# Controlling power of a usb device

• ### Question

• Hi all,

our WinCE600 iMX51 board has some devices connected (such as wifi, bt, ..) on a USB bus.

Is there a software command to powerup/down them?

SteMMo
Wednesday, February 1, 2012 5:16 PM

• In %_WINCEROOT%\PUBLIC\COMMON\OAK\DRIVERS\PM\TEST you can find several examples:

DEVSAMPLE - Sample power-managed device simulation (software only, no hardware)
GET     - Gets the system power state using GetSystemPowerState
GETD    - Gets device power level using GetDevicePower
REQ     -   Sets specific device power requirements using SetPowerRequirement
and ReleasePowerRequirement.
SET     - Sets the system power state using SetSystemPowerState
SETD    - Sets device power level using SetDevicePower

Obviously your OS must include the Power Manager component, the default one rather than the one provided in the iMX51 BSP if any

Luca Calligaris lucaDOTcalligarisATeurotechDOTcom www.eurotech.com Check my blog: http://lcalligaris.wordpress.com
• Edited by Thursday, February 2, 2012 10:47 AM typo
• Marked as answer by Thursday, February 2, 2012 11:08 AM
Thursday, February 2, 2012 10:47 AM

### All replies

• If you mean an API to enable/disable the USB ports, no there's no one. In Windows CE there is not an USB API, i.e. a programming interface which allows user mode code to perform arbitrary tasks on the bus. The USB ports are enabled/disabled by the USB host controller in several scenarios. It is possibly to add a custom IOCTL to the USB host controller code to enable/disable the various ports but likely when you call it you will mess up all the USB internal stack status. A cleaner solution would be using the power manager API to control the power status of the single USB devices (if they support it)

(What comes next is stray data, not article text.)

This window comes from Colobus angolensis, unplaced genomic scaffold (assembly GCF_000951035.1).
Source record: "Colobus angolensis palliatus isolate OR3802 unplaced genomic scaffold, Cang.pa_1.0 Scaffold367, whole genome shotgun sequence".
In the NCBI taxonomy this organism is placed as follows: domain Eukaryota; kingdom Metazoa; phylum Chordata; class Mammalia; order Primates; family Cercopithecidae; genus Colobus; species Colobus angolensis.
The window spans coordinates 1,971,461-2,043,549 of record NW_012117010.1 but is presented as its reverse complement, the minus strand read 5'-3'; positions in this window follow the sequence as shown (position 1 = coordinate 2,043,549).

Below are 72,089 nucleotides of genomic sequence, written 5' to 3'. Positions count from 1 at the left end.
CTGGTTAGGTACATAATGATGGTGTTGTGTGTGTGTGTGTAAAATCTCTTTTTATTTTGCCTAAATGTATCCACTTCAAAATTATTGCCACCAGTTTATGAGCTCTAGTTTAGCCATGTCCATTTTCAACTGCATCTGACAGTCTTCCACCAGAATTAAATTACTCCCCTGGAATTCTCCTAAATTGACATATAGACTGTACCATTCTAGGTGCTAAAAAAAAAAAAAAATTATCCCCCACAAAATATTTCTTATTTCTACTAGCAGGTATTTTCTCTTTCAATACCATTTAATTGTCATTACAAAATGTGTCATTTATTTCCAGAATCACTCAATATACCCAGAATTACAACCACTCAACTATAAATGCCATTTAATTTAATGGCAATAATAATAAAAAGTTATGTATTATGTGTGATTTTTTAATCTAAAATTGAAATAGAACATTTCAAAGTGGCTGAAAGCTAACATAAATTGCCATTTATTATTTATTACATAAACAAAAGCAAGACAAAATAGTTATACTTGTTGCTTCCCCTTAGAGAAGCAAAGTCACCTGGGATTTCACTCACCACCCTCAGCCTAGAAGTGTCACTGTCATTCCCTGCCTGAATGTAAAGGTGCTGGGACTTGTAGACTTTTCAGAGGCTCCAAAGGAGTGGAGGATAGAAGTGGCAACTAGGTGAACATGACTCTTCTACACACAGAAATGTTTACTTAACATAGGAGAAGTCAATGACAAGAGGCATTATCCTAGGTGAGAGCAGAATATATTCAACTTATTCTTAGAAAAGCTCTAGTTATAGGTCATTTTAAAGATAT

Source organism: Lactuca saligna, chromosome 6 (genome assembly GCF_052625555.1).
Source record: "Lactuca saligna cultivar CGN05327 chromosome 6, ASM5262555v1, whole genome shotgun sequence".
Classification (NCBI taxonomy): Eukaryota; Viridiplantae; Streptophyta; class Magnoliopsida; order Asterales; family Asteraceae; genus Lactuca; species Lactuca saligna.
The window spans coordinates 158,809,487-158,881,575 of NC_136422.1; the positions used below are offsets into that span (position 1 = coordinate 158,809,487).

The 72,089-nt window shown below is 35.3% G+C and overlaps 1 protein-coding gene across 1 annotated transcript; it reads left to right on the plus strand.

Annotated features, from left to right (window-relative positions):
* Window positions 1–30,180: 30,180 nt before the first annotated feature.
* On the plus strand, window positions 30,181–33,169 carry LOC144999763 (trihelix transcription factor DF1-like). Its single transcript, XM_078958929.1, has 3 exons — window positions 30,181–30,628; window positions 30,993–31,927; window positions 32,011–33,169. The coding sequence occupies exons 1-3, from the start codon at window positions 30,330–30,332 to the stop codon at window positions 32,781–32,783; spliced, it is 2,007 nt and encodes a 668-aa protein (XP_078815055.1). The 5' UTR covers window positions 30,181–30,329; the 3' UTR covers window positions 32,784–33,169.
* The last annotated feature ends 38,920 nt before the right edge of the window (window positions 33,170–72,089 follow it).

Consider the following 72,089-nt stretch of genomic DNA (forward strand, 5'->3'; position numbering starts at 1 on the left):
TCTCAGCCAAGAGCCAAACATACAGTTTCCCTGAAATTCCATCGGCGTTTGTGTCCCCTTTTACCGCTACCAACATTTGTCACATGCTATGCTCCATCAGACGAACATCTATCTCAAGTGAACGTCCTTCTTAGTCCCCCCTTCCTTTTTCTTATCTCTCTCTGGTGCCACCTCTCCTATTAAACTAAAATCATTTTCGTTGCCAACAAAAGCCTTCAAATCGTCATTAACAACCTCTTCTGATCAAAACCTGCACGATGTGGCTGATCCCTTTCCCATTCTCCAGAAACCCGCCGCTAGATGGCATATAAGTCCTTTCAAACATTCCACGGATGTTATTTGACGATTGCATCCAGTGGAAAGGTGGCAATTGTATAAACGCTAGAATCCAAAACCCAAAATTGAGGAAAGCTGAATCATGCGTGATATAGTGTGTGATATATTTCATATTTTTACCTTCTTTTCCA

Luca Calligaris lucaDOTcalligarisATeurotechDOTcom www.eurotech.com Check my blog: http://lcalligaris.wordpress.com
Thursday, February 2, 2012 10:35 AM
• Thanks,

can you provide a sample or an example of a power manager API call, please?

SteMMo
Thursday, February 2, 2012 10:43 AM
• In %_WINCEROOT%\PUBLIC\COMMON\OAK\DRIVERS\PM\TEST you can find several examples:

DEVSAMPLE - Sample power-managed device simulation (software only, no hardware)
GET     - Gets the system power state using GetSystemPowerState
GETD    - Gets device power level using GetDevicePower
REQ     -   Sets specific device power requirements using SetPowerRequirement
and ReleasePowerRequirement.
SET     - Sets the system power state using SetSystemPowerState
SETD    - Sets device power level using SetDevicePower

Obviously your OS must include the Power Manager component, the default one rather than the one provided in the iMX51 BSP if any

Luca Calligaris lucaDOTcalligarisATeurotechDOTcom www.eurotech.com Check my blog: http://lcalligaris.wordpress.com
• Edited by Thursday, February 2, 2012 10:47 AM typo
• Marked as answer by Thursday, February 2, 2012 11:08 AM
Thursday, February 2, 2012 10:47 AM
• Thanks, i'm testing the sample called SETD.

The problem is that whatever name i enter, the response is ERROR:2 that i suppose means ERROR_FILE_NOT_FOUND

Example: i have a wifi device connected to a USB port. When i connect it i see the message

so i assune that VNUVLC61 is the name i have to provide in the command line for SETD, but i always receive ERROR:2

SteMMo
Thursday, February 2, 2012 1:20 PM
• My try was:

setd {98C5250D-C29A-4985-AE5F-AFE5367E5006}\VNUWLC61 0 1

The SetDevicePower() does not return error but the wifi card is still there.

Another try:

setd {98C5250D-C29A-4985-AE5F-AFE5367E5006}\DSK2: 0 1

where DSK2: is a USB storage key. Again no error but the key is not unmounted.

SteMMo
Thursday, February 2, 2012 3:01 PM